Shmuel Gotlieb, is an employment counselor at Mafteah, a venture by the Joint Distribution Committee’s Tevet program. He interviews men seeking to get their first job.

“A lot of people come to me and say ‘Give me a place to work where I’m not going to be seen. Why? Because it is unpleasant for me. Because my brother doesn’t know I’m working,’” Gotlieb told The Media Line. “I know a guy who has worked in a high tech firm for three years now and no one in his family knows he’s working.”

The ultra-Orthodox disdain change. Even their dress of black frock coats and wide-brimmed hats hearkens to 19th-century and speak Yiddish, the language of their Europe forebears. Some economists say their background is so constricted that they can’t supply the needs of a modern economy.

“A Third World economy can’t support a First World army,” says Ben-David of the Taub Center. “We need more and more educated people because we are a more advanced society and we need less and less uneducated. What is happening here is perverse because we are enabling a huge portion of society to deprive their kids of what they need when they grow up and to deprive us as a society of the doctors and engineers and everything else that a modern society needs.”

The Technion, Israel’s top engineering school, has been running a program for the past three years to bring in ultra-Orthodox into their civil engineering program. They receive a crash course in core subjects like math, physics and English.

“One of the teachers told me it is like teaching the ABCs at the Technion because they know nothing,” Muly Dotan, director of the center for pre-university studies, told The Media Line. 

Out of some 100 candidate discretely recruited from the ultra-Orthodox community, some 30 are chosen annually and receive a hefty scholarship to cover their four-year degree. The first graduates are expected soon and jobs have been earmarked for them, Dotan said.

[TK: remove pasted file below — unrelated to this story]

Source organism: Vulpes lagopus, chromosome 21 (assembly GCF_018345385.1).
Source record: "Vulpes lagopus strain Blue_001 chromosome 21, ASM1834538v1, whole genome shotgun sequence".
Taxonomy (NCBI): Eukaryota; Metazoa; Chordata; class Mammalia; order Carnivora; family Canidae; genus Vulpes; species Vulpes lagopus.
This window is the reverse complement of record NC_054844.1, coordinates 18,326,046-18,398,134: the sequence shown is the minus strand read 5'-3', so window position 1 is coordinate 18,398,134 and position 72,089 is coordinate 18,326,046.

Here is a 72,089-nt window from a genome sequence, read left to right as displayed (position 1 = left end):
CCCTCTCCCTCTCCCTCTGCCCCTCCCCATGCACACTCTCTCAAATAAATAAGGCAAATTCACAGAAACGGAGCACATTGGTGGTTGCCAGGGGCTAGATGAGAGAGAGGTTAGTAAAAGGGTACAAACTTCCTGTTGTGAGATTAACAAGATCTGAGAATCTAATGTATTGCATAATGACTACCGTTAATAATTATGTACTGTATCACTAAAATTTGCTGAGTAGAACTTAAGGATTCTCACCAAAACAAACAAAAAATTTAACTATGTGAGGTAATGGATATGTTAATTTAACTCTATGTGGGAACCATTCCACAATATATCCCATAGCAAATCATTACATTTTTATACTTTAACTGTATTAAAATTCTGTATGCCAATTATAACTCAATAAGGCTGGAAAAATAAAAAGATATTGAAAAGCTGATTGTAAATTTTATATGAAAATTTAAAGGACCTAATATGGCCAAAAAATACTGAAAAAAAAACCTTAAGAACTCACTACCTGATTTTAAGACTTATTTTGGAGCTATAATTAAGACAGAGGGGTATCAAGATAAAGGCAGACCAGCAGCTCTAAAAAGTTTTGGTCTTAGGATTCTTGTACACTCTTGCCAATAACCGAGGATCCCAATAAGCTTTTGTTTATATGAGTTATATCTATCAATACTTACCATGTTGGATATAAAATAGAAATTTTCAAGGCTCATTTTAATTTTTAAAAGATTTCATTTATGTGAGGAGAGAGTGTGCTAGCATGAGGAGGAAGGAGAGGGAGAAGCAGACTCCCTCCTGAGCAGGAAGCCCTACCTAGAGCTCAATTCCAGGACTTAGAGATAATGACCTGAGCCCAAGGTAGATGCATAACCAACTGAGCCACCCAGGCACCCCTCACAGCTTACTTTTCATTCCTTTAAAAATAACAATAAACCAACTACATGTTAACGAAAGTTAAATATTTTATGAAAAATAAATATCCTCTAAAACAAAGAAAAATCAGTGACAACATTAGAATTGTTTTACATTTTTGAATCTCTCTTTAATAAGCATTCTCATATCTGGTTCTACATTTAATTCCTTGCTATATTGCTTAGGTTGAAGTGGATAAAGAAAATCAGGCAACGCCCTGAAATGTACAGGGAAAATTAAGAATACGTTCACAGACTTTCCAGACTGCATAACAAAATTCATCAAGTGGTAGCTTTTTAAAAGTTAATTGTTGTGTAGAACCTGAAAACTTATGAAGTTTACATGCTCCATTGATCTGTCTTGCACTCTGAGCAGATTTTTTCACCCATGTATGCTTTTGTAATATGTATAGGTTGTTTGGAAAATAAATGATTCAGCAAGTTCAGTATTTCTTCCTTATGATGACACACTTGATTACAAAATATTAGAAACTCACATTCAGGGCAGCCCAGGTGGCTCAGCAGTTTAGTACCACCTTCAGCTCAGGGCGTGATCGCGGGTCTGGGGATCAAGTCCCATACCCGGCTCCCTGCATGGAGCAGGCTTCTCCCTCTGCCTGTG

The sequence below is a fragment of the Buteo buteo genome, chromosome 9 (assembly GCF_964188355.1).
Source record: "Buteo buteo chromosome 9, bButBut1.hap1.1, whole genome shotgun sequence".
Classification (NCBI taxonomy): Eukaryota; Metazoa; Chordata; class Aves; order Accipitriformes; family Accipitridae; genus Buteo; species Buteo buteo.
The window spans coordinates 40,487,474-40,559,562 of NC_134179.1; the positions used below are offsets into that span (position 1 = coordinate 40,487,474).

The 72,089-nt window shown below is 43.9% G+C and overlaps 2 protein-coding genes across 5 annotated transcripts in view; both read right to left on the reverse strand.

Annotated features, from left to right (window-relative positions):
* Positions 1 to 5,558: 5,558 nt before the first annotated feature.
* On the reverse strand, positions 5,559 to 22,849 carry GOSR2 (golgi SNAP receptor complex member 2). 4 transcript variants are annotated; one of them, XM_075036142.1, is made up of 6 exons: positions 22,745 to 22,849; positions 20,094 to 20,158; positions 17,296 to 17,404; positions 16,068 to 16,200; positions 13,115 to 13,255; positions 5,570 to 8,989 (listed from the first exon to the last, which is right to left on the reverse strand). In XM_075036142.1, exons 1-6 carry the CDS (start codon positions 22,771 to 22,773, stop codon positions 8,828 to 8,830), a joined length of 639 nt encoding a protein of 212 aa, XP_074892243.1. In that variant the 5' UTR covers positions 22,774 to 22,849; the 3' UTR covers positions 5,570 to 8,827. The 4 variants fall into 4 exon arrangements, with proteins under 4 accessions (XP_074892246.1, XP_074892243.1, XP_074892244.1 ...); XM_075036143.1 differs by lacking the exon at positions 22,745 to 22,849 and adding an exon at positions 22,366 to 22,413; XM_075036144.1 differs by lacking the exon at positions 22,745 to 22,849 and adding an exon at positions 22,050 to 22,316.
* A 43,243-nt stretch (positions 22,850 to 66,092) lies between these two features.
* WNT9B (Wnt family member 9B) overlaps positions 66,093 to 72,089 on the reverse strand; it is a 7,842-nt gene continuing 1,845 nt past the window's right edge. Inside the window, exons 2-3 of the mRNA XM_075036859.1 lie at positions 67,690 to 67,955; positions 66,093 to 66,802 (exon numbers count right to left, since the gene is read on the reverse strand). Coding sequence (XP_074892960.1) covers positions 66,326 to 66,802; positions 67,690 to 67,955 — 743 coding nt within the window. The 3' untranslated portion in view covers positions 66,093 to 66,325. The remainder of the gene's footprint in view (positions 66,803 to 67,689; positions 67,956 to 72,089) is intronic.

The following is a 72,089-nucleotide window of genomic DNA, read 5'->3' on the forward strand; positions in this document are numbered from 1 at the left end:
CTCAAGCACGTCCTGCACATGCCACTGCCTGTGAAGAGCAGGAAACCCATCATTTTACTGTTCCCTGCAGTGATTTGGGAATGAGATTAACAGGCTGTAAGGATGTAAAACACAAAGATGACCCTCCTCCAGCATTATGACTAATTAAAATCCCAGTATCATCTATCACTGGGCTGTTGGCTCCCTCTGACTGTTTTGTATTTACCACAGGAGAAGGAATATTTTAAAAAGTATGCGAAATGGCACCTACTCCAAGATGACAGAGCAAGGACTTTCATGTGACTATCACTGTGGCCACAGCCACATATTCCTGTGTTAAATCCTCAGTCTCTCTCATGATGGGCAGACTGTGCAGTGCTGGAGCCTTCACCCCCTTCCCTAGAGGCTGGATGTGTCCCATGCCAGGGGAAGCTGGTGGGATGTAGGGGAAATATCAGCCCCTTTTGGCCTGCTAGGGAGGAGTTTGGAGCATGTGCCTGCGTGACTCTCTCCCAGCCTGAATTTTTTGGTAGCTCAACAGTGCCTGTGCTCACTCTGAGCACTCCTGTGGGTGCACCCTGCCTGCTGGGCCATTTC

But Yossi Tamir, executive director of the Tevet employment initiative, counters that despite a lack of formal education, haredi men and women catch on fast.

“It’s very easy for them,” Tamir told The Media Line. “If you are talking about computers, they have a very high ability and capacity of learning those issues. So they can move into technology, computers and mathematics without any problems. Even if they didn’t study it when they were in high school. That isn’t a barrier.”

At Mafteah, they are aiming lower and direct people to training as bus drivers, nurse’s aides, locksmiths and construction workers.

“People are not connected to reality because they are cut off. They’ve never worked and their fathers never worked. They never saw anyone who ever worked and so they don’t have any idea what a working man does. But the moment they understand that a man with a job needs to work, they work,” Gotlieb said.

Still, once they gain a profession, breaking the stigma that they are lazy or untrained is often hard.  Itzik Omasky, an electrician, said he hasn’t had good experience with them.

“There aren’t many haredi guys in the profession. But my experience with them hasn’t been good. I took one from Ramat Beit Shemesh and he was awful and split. He ended up quitting because he wasn’t used to working so hard,” Omasky told The Media Line. “He knew his craft, but he told me he could not work so much and at two o’clock had to stop. He was always wanting to take a break. I told him that this wouldn’t work out and he had to work a full day. After 10 days he quit and left me in a lurch.”

Another barrier to their employment is the growing phenomenon in the haredi world of segregating men and women. But like the phenomenon of shunning labor, the rising gender divide is also a modern phenomenon that has little basis in Jewish tradition, says Ben-David.

He points to the well-known New York electronics retailer, B&H, which is owned and operated by ultra-orthodox Jews.

“In New York, haredi men serve non-haredi women. B&H doesn’t have a marker in the door ‘women only’ - ‘men only.’ It’s not part of being haredi. It’s not part of being Jewish. What we are seeing here has nothing to do with being Jewish,” says Ben-David. “They should get used to what modern society is and not the other way around.”

But Ben-David admits that there is a change taking place among the haredi community.

“At the anecdotal level we see more and more haredim who apparently get it and want to get the skills and go to school. There are now haredi colleges where there were none before and there are now haredim going to the army where there were none before and on the face of it this is a good direction,” he says.

Unusually for someone in the ultra-Orthodox community, Matan Nitzky is a volunteer for Israel’s civilian national service as an alternative to the army. He works in the Hatzala emergency medical service, which he hopes will serve as a springboard for a career in medicine. 

“My father is a doctor, my mother is a nurse and… it’s been my dream to also one day do that. With the civil service I have the option to fulfill my dream and hopefully one day go down that path,” he told The Media Line.

Israel Edri, the young working haredi father, said that he hopes the stigma that ultra-Orthodox don’t want to work will fade.

“It’s hard to get rid of a stigma,” Edri says. “I believe that after a few years this stigma will go away when they see haredim in many more senior positions.”